Winnetka basement

Basement Renovation for All Ages

We recently wrapped up a basement renovation that was designed to cater to different age groups in the family, a part of which are young children who use the dedicated art space we described in May.

The kids also enjoy a reading nook we built under the basement stairs,

Half doors are good for under-stair uses, among others

and for the adults, a 90-bottle wine storage closet makes efficient use of the space under the stairs.

Remember all that stuff I said about creating more living space in the basement? There are some important storage exceptions :)

Like the wine closet, most of the basement storage and mechanicals are primarily dedicated to specific closets and rooms that are closed off from the main living areas,  

Mechanicals are concealed in their own room, behind a 2-hour fire door, sprinkler, and special louvers that automatically shut under combustion to deprive any fire of oxygen.    

and open storage in the kids' playroom displays a fun pattern.  

A plush carpet keeps it soft and warm in the playroom. Elsewhere in the basement, we used porcelain tile that looks like wood planks for durability and ease of cleaning.  

After upgrading the water service to the house, we installed an ejector pit and new bathroom for the adjacent bedroom.

We've seen a few basement showers that are drab and tiny. Not this one.

The Kohler Tresham toilet complements the wainscot and the vanity with a Grafton faucet and Chalet knobs. 

The basement bedroom closets are accessed by custom barn doors made in Utah. 

A close-up view of the quarter sawn wood grain and barn door pull, a 10" steel beauty. We adore them.

All of these details culminated in a highly functional and livable basement. It was a thrill working on this basement for a beautiful family!

For Young Artists & Students

Small areas of a home invite purpose-specific uses. Mudrooms and laundry rooms are typical examples. Other small areas fade into the background. Around 50 SF or less, these are usually found in overlooked areas such as basements, attics, oddly configured bedrooms, wide corridors, and so on. Occasionally, the owner thinks "we really should do something with this, but exactly what?"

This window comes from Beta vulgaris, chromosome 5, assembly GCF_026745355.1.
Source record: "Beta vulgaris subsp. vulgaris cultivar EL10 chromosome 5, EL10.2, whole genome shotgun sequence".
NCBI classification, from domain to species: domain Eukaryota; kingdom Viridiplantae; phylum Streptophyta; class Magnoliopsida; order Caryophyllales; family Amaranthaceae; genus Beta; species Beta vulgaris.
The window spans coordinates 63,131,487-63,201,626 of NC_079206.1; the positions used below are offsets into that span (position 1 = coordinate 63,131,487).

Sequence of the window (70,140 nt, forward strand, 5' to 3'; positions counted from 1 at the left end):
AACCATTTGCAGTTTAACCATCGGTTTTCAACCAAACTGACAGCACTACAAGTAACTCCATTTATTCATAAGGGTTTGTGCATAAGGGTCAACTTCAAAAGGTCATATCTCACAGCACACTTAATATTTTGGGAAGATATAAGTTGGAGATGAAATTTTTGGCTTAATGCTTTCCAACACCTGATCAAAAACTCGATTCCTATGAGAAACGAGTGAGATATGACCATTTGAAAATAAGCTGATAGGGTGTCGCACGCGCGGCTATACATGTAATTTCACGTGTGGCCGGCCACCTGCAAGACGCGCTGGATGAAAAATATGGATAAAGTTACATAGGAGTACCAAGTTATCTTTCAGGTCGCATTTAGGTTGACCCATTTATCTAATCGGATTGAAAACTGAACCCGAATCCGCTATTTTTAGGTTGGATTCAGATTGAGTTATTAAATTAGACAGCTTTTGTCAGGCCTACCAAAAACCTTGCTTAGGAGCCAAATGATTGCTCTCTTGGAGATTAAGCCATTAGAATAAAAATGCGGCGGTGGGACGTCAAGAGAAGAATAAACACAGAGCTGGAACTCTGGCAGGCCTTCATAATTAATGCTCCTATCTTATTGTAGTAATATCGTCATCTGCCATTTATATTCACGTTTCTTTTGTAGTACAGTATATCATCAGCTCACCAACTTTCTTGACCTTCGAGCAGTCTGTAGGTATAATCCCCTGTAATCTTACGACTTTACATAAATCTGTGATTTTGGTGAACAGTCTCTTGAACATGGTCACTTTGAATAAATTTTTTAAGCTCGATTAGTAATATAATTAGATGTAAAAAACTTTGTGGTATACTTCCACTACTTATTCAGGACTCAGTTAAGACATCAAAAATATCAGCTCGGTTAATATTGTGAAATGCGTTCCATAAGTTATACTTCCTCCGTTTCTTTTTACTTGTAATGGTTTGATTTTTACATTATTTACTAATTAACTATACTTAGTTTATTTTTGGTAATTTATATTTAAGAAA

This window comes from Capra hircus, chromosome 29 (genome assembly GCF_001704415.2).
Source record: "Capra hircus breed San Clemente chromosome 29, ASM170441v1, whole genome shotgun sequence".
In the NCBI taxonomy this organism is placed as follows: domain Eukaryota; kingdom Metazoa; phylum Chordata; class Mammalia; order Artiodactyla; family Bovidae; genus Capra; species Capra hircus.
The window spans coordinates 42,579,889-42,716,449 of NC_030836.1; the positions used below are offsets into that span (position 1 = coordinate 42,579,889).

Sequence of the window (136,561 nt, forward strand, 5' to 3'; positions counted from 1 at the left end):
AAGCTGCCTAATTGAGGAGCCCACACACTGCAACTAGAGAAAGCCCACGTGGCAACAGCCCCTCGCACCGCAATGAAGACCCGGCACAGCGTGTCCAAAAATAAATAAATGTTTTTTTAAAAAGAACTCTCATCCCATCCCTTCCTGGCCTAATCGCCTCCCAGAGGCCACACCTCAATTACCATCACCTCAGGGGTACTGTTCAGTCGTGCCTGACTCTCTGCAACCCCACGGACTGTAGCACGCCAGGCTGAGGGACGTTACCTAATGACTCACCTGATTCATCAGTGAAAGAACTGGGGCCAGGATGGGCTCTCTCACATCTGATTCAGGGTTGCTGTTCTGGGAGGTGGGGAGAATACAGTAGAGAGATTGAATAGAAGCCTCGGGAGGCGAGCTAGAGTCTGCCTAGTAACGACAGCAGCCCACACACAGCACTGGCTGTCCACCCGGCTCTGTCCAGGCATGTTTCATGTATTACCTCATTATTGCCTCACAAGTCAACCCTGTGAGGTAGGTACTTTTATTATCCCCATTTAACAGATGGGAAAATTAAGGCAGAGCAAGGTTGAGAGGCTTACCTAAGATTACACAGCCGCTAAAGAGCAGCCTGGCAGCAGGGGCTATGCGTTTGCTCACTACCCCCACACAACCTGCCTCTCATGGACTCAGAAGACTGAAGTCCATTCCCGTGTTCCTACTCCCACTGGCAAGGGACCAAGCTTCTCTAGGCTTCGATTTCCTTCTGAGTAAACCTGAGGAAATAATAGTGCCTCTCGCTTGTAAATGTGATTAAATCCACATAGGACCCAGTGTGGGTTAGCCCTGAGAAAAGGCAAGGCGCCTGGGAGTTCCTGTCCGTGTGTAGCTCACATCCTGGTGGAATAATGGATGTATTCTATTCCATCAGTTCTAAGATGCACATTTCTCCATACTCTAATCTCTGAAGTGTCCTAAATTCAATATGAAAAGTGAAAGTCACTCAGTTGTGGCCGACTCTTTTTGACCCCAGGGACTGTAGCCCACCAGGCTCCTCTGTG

In this instance, the owners asked us to finish a basement that would serve different age groups in the family. This corner alcove provided a good opportunity for art projects. It measured approximately 7' x 6' with two exterior walls meeting at the corner in the picture below. Only the window existed when we began this part of the project.  

A desk with a quartz top offers storage and durability to resist paint, markers, and glue. Wall-mounted organizers keep art supplies contained above the work surface. Dual outlets with 4 USB ports accommodate electronic devices and, in the future, the space can be converted to a homework station.

Wall-mounted racks have magnetic locks to hang dry art projects. A chalk-board wall completes the 42 square foot space.

Wall-mounted racks have magnetic locks to hang dry art projects. A chalk-board wall completes the 42 square foot space.

The default option for basements is usually "more storage", but we think it should be "more living space" instead. A finished basement can, and frequently should, be more than just a storage facility. Using the basement as a genuine living space is a worthy goal because owners can "recapture" under-valued square feet, both for their own enjoyment now and resale value in the future. We'll follow up with the other parts of this basements soon.   


Remodeling and Home Design